HRL Laboratories, LLC, will be a partner in Stanford University's Center on Nanostructuring for Efficient Energy Conversion (CNEEC), established in 2009 with a $20 million, five-year grant from the Department of Energy's Office of Science.
The CNEEC mission is to research sustainable energy technologies through nanostructuring and material science. Knowledge about how systems work at the nanoscale (1 billionth of a meter) can lead to advances in energy devices like solar cells and batteries.
Specifically, HRL scientists will investigate nanomaterials for lithium ion batteries, the most promising candidate to power next-generation hybrid and electric vehicles. “We will be looking for breakthroughs in battery technology by advancing our understanding of solid-state ionics at the nanoscale, also known as nanoionics,” said Dr. Ping Liu, manager of the Energy Technologies Department at HRL and lead on the effort.
HRL will systematically study the effects of material size on its reaction with lithium. “Our theoretical understanding of nanoionics will guide us in designing new material architectures for next-generation lithium ion batteries with higher capacity and longer lifecycles,” Liu said.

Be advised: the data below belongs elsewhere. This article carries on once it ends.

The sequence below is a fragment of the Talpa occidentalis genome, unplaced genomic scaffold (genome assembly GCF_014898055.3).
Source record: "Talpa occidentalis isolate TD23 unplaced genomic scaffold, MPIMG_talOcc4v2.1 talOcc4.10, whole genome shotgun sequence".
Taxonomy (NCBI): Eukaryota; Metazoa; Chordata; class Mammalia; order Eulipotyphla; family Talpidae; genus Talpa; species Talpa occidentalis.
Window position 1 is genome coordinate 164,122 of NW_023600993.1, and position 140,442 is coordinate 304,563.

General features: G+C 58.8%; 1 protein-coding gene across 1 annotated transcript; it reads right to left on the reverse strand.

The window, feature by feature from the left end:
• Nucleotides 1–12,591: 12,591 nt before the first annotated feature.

In addition to staff and students from Stanford's departments of chemical engineering, material science, engineering, mechanical engineering and physics, the Carnegie Institution and the Technical University of Denmark will also participate as CNEEC partners.
HRL Laboratories, LLC, Malibu, California is a corporate research-and-development laboratory owned by The Boeing Company and General Motors specializing in research into sensors and materials, information and systems sciences, applied electromagnetics, and microelectronics. HRL provides custom research and development and performs additional R&D contract services for its LLC member companies, the U.S. government, and other commercial companies.